Breaking Down User Stories

The objective that every sprint deliver valuable, working software, is not a requirement. It is a design principle of the Scrum process.

Agile is not about mandating processes, it is about getting better and faster. When you can’t reasonably decompose a story into something that can be delivered in a single sprint, don’t. You can have a sprint where you don’t deliver anything, because you only complete part of one thing. Yes, it will look bad on the burn-down chart.

Will it mess with your velocity? A bit. But who cares? Velocity is a measurement that helps inform projected delivery schedules. You may have one sprint with zero velocity, but in the next sprint, when you do deliver the “two sprint story”, you’ll have double the velocity. Magically, your running average is back to normal.

Don't let the rulers you use to measure the team’s output cause you to act irrationally.


Tyner Blain has got to be one of the best resources when it comes to Product Management learning. I was catching up on some of their recent (and older) posts and this one on breaking down user stories caught my eye.

Particularly the quote above. In our current release our team had to do exactly what is described, we had a zero velocity in Iteration 1 in order to get the core components of our feature in place but made that up by completing two large stories in Iteration 2. Since then we have been aggressively cutting down our feature set to focus in on the Minimum Marketable Product that will meet our users needs.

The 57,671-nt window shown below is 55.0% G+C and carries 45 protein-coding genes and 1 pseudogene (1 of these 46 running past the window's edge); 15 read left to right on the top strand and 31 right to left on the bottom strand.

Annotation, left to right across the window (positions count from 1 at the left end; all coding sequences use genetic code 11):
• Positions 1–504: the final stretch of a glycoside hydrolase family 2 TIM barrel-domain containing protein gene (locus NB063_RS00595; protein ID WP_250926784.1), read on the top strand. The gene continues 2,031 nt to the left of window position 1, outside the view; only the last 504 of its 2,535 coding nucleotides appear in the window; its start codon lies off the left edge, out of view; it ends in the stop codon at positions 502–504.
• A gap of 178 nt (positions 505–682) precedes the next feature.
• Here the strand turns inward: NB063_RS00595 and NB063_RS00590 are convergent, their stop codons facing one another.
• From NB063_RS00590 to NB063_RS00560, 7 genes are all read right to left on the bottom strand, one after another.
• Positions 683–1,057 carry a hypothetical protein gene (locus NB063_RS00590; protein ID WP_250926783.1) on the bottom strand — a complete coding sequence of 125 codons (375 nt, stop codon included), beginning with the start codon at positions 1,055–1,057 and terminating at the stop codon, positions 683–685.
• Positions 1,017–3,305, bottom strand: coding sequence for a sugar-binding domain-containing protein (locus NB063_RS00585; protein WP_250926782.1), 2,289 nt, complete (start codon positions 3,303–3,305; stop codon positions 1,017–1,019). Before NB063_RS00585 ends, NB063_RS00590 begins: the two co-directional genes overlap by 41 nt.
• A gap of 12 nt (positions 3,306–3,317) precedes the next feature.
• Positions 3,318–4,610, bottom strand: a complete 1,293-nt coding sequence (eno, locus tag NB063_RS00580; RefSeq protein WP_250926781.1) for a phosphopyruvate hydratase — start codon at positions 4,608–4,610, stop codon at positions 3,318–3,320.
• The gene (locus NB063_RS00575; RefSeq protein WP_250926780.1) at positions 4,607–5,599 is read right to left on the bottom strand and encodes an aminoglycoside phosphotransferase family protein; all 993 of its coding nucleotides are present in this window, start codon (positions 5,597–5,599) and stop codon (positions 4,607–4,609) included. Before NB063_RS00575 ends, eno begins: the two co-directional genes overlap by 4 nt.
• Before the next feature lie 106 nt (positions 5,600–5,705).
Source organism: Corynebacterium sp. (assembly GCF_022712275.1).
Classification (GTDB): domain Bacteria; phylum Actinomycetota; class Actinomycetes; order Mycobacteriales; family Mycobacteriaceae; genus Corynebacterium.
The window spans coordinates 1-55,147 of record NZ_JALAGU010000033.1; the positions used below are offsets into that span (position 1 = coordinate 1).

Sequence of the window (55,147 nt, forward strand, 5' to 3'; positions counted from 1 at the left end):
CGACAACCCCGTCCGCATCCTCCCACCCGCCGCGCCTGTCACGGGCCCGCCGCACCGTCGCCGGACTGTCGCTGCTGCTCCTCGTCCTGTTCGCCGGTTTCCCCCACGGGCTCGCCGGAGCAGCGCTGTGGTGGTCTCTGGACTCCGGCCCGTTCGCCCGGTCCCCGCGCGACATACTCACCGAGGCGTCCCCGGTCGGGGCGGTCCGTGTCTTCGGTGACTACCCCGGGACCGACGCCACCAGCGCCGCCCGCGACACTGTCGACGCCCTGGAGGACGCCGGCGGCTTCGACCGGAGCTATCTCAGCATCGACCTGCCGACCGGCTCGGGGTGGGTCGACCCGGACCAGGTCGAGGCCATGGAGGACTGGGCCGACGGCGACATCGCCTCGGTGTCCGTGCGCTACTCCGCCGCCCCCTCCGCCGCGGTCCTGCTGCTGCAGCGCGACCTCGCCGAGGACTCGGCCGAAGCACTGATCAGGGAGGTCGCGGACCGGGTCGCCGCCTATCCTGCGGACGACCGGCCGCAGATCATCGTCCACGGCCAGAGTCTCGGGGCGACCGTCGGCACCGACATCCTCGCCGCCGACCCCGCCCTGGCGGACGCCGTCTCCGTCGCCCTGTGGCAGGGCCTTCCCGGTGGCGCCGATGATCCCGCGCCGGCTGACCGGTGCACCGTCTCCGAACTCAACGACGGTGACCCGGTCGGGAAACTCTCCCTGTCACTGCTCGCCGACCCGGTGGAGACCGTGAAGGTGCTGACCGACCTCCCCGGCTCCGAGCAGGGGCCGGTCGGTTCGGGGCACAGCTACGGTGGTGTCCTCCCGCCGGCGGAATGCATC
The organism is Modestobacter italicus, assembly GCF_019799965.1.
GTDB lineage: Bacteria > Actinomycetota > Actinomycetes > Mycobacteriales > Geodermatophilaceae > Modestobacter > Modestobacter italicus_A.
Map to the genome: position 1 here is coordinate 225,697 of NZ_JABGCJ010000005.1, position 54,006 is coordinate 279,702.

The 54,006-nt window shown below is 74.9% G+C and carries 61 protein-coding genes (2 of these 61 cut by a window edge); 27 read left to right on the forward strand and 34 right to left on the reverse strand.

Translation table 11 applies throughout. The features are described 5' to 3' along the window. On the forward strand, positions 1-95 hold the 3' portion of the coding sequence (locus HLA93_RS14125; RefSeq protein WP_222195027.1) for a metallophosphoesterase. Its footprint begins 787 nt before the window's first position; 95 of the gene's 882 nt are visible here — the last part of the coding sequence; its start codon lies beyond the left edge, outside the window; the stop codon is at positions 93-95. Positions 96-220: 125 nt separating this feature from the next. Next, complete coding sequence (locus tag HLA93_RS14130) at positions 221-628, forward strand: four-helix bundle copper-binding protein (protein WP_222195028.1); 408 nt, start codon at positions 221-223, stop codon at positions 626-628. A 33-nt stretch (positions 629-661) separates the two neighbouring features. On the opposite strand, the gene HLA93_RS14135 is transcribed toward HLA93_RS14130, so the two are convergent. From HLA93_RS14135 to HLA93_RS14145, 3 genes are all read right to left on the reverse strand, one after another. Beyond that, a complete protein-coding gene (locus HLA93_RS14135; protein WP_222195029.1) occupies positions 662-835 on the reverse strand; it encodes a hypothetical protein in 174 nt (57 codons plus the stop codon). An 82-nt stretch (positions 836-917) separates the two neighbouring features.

It feels like sometimes people forget that Agile is not just about being flexible in how you develop software but also adapting the process to meet the needs of the team and the user.

Some other Tyner Blain goodies I've been reading recently:

Writing Verifiable Requirements should be a rule that does not need to be written. Everyone reading this has seen or created requirements that can not be verified. The primary reason for writing requirements is to communicate to the team what they need to accomplish. If you can't verify that what the team delivered is acceptable, neither can the team. This may be the most obvious of the rules of writing requirements - but it is ignored every day.

Customer-Centric Market Model

Measuring the ROI of Design